Don’t get a cat . . . unless you’re like this

Too many cats. Too few homes. Bleak situation.

Everyone says, “Rescue a cat. Go out and save a life.”

I say, don’t do it, unless you know yourself.

Think about road rage. You know how people act on the road. You know how people act on New York streets when someone gets in their way.  Some people get not just angry, but enraged.  They want to vent on whoever is around them. Maybe they use harsh words, or yell or give a look that speaks volumes.

When they get home, if no one is around, maybe they kick the cat. They scream at the cat. They throw the cat. Normal people, people you think are fine, can do this. Nowadays, there’s not much that’s more shameful than hitting a cat. Doesn’t mean it’s not done.

Who is most likely to hit a cat? My guess is that perfectionists are the most likely to lash out.  Slobs don’t care if the cat scratches the sofa! So what. The slob throws their food in the sink and lets it sit for days. You think they’re going to care about a scratch on the sofa? You think they’ll care if the cat walks over the dining room table? Nawww.

It’s the perfectionists who CAN NOT DEAL WITH IT. They tell the cat, “Get off the table.” The cat sits down and licks its paw. Ms. or Mr. Perfectionist’s face turns red. They scream. The cat hides. Not good enough. They track down the cat and blam, smack the cat’s body.  It happens.

Slobs will neglect, but they won’t attack.

Then you have the owners who get it right.  Judging by the number of cats returned to shelters, the ones who get it right are far fewer than we’d wish. For many people, having a cat is too much. They can’t deal with it. Can’t fight human nature. If it’s too much, it’s too much. I think it’s time to stop pressuring people to adopt. Adoption can be worse than the alternative. I support trap-neuter-return and I support thoughtful, cautious adoption.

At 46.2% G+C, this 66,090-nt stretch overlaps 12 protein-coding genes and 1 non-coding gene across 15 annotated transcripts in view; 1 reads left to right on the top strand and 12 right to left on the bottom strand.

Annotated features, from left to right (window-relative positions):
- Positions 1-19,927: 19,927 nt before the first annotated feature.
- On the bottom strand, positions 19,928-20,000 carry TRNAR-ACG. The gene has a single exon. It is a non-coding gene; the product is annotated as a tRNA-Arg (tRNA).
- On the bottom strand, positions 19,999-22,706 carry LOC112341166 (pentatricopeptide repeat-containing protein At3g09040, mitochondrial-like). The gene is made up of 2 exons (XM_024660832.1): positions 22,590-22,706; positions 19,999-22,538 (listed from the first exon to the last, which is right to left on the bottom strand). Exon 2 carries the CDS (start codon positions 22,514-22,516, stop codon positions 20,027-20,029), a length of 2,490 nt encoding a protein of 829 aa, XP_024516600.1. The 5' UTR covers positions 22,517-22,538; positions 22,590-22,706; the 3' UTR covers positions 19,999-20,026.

The New York City Personality and Cats

The NYC personality is high-energy and LOUD and talkative. Words, words, words. Quick movements. Combined with the small enclosures where we reside, this makes an interesting setting for cats. New Yorkers feed off high energy.  Does your cat feed off the energy, or is she unsettled?

Give your cat a quiet, comfortable, dark space to rest.

Your cat may be sociable and high-energy, which means you’re lucky because you and your cat are in harmony. If your cat seeks out quiet spaces, take the hint. Your cat needs a break from the New York Personality.

“Rescue cats” really rescued?

Rescue can look a lot like prison. It DOES look a lot like prison in more than a few homes I visit.


No stimulation except when the guards allow you to have stimulation

Guards make every decision for you, without consulting you

Every day the same

Forced to live with those you don’t like (other cats adopted for “company”)

Same food every day

Very little exercise

Never feel the sun on your hair or the wind at your back

True rescue

Abundance of stimulation

Toys, play time, petting

Access to a window or to the outdoors

Varied food or treats

Opportunities to exercise — scratching posts, tree houses, active playtime with owner

Owner makes decisions while considering your needs

Very fat cats. Try to help them lose weight.

“I’m busy.” “I don’t know how to do it.” “She cries if I don’t give her more food.” “She’s lonely and the food makes her feel better.” “She’s cute this way.” “Losing weight can be dangerous.”

Trying to help your very fat cat lose weight is easier and less costly than the injections, veterinary visits, grooming sessions, oral medications and sadness you’ll experience as severe obesity takes its toll on your cat. I’m not talking about a chubby cat or even a fat cat. I’m talking about very fat cats who waddle instead of walk. They can’t jump. They can’t play. Humans have dominion over the world. Besides which, we buy the kibble. Surely we can figure out a way to help the pussy cat lose weight.  That stuff inside our head is called a brain. We can use it to do cool stuff like help our pets. Just takes perseverance and creativity.